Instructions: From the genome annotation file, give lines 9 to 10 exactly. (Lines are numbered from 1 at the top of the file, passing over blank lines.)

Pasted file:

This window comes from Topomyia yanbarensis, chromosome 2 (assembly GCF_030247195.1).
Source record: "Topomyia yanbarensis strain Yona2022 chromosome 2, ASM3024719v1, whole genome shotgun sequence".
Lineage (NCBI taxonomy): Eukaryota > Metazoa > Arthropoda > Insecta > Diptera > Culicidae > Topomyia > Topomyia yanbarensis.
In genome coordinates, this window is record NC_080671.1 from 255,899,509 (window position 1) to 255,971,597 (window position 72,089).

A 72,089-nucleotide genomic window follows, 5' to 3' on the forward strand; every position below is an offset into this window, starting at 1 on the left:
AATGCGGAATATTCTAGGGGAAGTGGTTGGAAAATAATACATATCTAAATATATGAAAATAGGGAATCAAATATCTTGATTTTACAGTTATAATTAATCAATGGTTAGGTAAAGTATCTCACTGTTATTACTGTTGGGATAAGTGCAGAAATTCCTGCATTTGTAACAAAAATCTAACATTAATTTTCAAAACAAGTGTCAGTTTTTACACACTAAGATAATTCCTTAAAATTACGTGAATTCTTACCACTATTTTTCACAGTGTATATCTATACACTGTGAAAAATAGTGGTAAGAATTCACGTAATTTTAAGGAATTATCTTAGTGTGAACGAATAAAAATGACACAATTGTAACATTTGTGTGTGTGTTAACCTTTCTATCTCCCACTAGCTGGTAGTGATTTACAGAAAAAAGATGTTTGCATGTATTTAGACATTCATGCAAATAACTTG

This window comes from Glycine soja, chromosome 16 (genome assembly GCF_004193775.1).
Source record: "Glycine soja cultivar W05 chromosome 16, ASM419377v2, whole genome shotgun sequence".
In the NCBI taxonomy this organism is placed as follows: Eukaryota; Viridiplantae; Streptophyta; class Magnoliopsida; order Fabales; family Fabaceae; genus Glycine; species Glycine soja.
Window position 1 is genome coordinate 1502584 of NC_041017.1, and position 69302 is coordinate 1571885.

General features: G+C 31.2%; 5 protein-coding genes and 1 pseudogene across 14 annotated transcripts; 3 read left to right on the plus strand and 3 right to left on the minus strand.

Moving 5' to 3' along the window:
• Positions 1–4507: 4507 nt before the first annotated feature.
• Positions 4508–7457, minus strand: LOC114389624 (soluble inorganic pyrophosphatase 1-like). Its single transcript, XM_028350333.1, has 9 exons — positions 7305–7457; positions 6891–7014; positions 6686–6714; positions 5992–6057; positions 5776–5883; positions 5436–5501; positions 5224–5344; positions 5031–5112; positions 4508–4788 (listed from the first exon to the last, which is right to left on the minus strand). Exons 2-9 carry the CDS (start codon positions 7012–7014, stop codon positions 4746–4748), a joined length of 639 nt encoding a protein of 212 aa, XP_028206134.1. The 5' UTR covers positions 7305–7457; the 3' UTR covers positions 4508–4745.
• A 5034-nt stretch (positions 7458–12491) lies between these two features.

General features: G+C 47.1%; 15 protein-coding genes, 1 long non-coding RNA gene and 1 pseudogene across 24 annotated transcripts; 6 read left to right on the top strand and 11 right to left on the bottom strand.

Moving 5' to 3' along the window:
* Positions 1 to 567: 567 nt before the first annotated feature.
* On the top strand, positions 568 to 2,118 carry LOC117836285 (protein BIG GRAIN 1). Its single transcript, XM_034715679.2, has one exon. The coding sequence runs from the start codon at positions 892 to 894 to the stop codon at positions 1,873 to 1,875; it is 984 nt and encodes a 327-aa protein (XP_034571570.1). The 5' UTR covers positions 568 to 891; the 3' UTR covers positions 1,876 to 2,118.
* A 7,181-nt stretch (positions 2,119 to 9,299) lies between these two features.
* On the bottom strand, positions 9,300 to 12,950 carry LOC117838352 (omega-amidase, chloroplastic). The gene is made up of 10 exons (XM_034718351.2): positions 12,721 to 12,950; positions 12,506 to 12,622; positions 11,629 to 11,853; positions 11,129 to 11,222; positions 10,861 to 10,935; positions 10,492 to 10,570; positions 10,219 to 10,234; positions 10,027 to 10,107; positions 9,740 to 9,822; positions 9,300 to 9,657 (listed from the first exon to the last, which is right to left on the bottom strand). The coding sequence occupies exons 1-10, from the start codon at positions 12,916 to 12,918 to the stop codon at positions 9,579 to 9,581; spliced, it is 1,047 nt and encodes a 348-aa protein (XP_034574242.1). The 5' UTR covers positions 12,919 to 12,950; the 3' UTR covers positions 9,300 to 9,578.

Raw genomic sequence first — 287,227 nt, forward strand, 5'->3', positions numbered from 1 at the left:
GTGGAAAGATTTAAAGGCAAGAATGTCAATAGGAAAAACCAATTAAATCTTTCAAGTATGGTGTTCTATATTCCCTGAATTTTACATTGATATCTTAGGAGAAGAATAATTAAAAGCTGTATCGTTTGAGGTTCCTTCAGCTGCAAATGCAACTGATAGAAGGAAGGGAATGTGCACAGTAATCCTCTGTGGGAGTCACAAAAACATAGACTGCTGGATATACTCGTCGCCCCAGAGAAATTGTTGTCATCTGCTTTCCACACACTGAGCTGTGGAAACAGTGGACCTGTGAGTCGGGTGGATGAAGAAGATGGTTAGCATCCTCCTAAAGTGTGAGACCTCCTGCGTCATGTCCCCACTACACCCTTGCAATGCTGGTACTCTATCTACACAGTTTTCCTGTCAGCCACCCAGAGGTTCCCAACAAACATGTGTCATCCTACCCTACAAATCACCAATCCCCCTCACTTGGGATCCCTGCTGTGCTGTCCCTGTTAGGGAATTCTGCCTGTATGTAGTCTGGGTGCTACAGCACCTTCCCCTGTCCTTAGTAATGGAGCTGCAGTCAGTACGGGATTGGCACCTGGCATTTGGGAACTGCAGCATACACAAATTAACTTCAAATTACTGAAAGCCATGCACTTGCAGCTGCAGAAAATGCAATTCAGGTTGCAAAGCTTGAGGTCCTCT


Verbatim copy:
In the NCBI taxonomy this organism is placed as follows: Eukaryota; Viridiplantae; Streptophyta; class Magnoliopsida; order Fabales; family Fabaceae; genus Glycine; species Glycine soja.
Window position 1 is genome coordinate 1502584 of NC_041017.1, and position 69302 is coordinate 1571885.